I said in my post about William Hope Hodgson’s Carnacki stories that I’d post shortly about the lifespan of genres. This isn’t a topic I know as well as I’d like to, but essentially genres are not the fixed things we tend to think them. New genres emerge, old genres gain respectability and cease to be seen as genre writing or lose popularity and cease to be read much at all. They ebb and flow.
The Edwardians were fond of post-apocalyptic fiction. It was a vibrant genre (sub-genre more precisely), and a reasonably popular one. Today, those novels are almost forgotten and the genre with them. In the 1970s and 1980s in Britain horror fiction was big business, in the 1990s it almost went extinct. On the other hand, we have supernatural romance now which never used to exist at all and although often filed in bookshops with horror or fantasy really has little in common with either.
I’ve seen it argued that genres have a natural lifespan, and I think there’s truth in that. A genre comes into being with a writer of group of writers (who may not be affiliated with each other) deciding to do something new. They write fiction set in a historical epoch featuring real people so as to cloak their fiction in the drama of the period chosen. They write fiction set in space in an imagined future so as to talk about situations on Earth in an allegorical fashion. They write romances aimed at teenagers and capture feelings of isolation and fear of bodily change in images of handsome vampires and werewolves. They experiment with form and possibility, and the result is something not really seen before.
Others are inspired by the new fiction the forerunners create. They see a pattern to the new works, and set out to see what they can do themselves with this new vision. They push the boundaries of the new genre, and in doing so help create them.
With any new genre, we can expect then a handful of early pioneers followed by an explosion as other writers see in the new form tools that they can use. The genre swells and becomes popular. Often it will become very widely read indeed, because the public have always been more sympathetic to genre conventions than the critics.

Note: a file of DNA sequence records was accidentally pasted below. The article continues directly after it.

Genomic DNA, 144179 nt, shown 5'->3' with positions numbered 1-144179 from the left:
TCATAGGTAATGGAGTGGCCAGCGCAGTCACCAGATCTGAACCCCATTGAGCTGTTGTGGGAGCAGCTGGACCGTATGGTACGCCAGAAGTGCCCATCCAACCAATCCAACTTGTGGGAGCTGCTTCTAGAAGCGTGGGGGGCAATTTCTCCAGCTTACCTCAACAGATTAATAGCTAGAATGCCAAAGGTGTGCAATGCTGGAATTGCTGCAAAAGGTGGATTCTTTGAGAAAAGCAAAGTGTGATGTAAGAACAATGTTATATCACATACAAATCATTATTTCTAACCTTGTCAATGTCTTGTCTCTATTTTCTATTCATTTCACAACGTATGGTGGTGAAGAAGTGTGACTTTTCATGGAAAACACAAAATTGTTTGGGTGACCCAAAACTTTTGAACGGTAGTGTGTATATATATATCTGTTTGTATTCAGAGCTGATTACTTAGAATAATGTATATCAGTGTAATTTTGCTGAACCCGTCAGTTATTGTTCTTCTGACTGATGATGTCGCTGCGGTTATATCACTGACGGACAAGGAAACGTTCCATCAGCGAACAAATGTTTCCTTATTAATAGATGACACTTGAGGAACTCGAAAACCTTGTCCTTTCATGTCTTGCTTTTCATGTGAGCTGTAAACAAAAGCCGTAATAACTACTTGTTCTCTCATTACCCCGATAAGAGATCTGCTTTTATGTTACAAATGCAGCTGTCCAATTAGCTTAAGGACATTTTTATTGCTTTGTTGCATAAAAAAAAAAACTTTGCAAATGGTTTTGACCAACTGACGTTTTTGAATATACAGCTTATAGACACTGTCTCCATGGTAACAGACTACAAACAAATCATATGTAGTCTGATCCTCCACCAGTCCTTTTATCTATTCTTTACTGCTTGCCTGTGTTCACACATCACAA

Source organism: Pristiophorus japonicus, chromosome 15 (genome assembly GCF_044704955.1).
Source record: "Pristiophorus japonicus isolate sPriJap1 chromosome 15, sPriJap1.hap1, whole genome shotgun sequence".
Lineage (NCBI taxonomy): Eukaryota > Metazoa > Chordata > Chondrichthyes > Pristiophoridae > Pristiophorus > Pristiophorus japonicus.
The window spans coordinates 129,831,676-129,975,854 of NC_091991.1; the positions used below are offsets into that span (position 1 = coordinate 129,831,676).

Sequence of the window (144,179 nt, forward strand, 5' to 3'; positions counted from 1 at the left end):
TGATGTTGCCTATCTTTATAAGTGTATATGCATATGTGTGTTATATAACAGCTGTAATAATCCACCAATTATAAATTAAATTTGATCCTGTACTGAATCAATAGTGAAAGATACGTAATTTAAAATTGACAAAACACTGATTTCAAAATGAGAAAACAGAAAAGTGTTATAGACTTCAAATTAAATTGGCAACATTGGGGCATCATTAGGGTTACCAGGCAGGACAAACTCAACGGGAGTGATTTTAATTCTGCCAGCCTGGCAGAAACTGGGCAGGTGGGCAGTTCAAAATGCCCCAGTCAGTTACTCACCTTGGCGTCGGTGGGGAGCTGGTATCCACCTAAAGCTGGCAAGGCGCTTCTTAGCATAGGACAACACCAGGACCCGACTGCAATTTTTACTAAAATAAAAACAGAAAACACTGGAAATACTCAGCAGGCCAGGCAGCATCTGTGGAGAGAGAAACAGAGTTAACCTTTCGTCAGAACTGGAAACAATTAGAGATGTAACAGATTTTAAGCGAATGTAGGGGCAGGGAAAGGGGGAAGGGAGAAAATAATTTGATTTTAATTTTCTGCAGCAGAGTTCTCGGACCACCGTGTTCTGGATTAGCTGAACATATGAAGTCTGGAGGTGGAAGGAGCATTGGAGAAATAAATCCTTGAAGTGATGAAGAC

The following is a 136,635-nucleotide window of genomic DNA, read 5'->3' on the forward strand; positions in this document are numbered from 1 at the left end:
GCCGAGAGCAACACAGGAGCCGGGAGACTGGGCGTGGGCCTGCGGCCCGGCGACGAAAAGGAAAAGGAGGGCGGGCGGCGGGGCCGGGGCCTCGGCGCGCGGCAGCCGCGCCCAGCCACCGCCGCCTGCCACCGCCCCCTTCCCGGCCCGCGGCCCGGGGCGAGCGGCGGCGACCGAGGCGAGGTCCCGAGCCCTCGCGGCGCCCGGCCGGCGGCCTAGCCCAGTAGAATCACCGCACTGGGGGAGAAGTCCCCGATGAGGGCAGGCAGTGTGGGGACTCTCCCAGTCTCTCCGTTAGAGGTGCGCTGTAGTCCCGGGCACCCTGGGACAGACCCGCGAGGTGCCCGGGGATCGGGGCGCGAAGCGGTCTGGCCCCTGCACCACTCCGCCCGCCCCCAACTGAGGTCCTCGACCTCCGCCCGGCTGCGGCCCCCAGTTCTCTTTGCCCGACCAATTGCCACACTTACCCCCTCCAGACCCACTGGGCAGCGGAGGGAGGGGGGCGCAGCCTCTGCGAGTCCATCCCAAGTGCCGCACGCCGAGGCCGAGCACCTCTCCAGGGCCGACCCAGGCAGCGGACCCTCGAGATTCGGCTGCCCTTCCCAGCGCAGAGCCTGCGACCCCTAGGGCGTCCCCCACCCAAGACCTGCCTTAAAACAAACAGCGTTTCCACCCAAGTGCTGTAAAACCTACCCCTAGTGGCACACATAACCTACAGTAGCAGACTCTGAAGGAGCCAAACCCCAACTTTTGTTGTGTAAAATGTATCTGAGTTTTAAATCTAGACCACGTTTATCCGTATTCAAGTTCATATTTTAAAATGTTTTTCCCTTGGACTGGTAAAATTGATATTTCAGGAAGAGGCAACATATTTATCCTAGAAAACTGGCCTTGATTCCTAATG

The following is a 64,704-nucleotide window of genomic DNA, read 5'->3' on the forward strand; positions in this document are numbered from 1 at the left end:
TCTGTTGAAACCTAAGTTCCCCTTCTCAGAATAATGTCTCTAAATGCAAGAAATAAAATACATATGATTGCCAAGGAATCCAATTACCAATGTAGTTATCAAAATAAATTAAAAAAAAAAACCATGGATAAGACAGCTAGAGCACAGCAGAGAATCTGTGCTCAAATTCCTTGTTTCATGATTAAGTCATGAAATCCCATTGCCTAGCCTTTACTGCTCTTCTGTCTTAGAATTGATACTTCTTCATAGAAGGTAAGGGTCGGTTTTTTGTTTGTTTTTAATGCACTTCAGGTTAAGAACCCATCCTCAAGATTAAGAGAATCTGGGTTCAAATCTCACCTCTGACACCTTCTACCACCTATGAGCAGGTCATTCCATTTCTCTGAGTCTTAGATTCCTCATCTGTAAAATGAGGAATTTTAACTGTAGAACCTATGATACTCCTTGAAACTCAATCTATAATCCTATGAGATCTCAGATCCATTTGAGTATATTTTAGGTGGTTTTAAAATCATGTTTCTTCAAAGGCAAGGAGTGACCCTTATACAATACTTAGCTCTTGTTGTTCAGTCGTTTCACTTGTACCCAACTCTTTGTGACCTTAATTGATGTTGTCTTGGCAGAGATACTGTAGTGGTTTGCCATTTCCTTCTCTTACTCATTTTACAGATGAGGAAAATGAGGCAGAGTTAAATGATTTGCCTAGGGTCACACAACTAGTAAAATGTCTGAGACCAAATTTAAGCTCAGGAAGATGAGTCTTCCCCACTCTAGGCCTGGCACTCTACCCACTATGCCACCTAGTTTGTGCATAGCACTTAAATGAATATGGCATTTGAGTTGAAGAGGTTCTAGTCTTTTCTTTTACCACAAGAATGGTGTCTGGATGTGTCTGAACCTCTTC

As a genre becomes popular it becomes more rigid. Boundaries become set and innovation ceases to be encouraged. New writers who arrive at this point come onto the scene with at least two generations of predecessors in the field. There are decades of existing stories and an already present fanbase. The genre’s authors at this point may well come out of that existing fanbase. Where originally the genre spoke to matters outside itself, now increasingly it refers to itself. Stories play with genre rules in ways only a genre insider will recognise or care about. Fans form solid expectations of what the genre will deliver, and become unhappy with tales that don’t conform to those expectations. The genre is now mature, and sclerotic.
With that sclerosis the genre becomes divorced from mainstream concerns. Increasingly it speaks only to the already converted. This divorce further emphasises the form’s insularity. It no longer has much to say to those who aren’t within the fold.